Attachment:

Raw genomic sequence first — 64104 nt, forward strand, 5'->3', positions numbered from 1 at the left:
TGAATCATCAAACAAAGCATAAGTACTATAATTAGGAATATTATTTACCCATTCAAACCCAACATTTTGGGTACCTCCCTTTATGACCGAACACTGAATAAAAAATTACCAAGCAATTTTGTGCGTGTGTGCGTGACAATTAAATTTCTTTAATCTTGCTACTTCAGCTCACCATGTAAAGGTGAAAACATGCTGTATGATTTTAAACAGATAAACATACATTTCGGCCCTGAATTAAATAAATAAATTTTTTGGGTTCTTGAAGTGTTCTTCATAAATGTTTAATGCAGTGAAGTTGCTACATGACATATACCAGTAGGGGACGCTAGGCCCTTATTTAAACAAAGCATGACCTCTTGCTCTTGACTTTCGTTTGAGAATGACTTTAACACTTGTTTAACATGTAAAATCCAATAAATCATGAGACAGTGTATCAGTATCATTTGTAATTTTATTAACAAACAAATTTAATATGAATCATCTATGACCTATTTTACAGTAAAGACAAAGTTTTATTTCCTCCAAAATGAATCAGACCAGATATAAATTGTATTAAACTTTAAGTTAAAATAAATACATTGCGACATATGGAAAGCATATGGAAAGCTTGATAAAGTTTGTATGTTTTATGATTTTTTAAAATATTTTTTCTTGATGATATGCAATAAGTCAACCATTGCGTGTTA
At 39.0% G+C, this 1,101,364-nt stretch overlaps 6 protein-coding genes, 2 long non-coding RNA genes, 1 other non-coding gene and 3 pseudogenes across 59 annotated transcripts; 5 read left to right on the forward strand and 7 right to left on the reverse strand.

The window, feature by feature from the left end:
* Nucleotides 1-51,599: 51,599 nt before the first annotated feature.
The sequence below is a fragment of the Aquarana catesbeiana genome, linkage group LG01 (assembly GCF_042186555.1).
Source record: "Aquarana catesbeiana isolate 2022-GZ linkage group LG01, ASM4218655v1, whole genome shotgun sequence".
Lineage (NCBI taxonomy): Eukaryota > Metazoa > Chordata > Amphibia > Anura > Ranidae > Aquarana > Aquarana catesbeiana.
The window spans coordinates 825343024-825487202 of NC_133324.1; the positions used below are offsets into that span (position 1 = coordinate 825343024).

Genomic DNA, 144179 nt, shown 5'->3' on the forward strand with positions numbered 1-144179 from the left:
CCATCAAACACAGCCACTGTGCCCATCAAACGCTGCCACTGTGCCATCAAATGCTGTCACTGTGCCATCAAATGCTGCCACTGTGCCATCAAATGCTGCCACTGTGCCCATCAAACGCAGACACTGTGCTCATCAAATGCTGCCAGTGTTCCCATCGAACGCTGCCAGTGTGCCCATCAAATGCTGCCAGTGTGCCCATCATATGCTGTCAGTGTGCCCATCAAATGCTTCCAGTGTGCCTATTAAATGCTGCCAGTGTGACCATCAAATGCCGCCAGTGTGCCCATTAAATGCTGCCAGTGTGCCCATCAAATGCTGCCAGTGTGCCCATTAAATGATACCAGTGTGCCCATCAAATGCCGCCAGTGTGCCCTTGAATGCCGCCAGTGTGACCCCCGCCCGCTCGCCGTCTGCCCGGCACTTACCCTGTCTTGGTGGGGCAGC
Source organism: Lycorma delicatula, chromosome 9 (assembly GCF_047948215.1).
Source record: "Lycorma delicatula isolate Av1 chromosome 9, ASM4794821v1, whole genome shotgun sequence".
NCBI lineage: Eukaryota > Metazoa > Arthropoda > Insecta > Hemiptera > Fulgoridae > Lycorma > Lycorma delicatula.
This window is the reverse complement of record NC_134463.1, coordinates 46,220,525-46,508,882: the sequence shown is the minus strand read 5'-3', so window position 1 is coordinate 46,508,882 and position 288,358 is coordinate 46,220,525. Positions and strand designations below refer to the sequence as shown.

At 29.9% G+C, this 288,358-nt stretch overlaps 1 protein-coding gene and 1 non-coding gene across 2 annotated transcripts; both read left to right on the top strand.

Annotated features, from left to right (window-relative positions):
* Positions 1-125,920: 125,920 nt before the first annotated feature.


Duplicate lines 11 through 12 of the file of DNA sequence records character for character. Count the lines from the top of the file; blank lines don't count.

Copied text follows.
CCATCAAACACAGCCACTGTGCCCATCAAACGCTGCCACTGTGCCATCAAATGCTGTCACTGTGCCATCAAATGCTGCCACTGTGCCATCAAATGCTGCCACTGTGCCCATCAAACGCAGACACTGTGCTCATCAAATGCTGCCAGTGTTCCCATCGAACGCTGCCAGTGTGCCCATCAAATGCTGCCAGTGTGCCCATCATATGCTGTCAGTGTGCCCATCAAATGCTTCCAGTGTGCCTATTAAATGCTGCCAGTGTGACCATCAAATGCCGCCAGTGTGCCCATTAAATGCTGCCAGTGTGCCCATCAAATGCTGCCAGTGTGCCCATTAAATGATACCAGTGTGCCCATCAAATGCCGCCAGTGTGCCCTTGAATGCCGCCAGTGTGACCCCCGCCCGCTCGCCGTCTGCCCGGCACTTACCCTGTCTTGGTGGGGCAGC
Source organism: Lycorma delicatula, chromosome 9 (assembly GCF_047948215.1).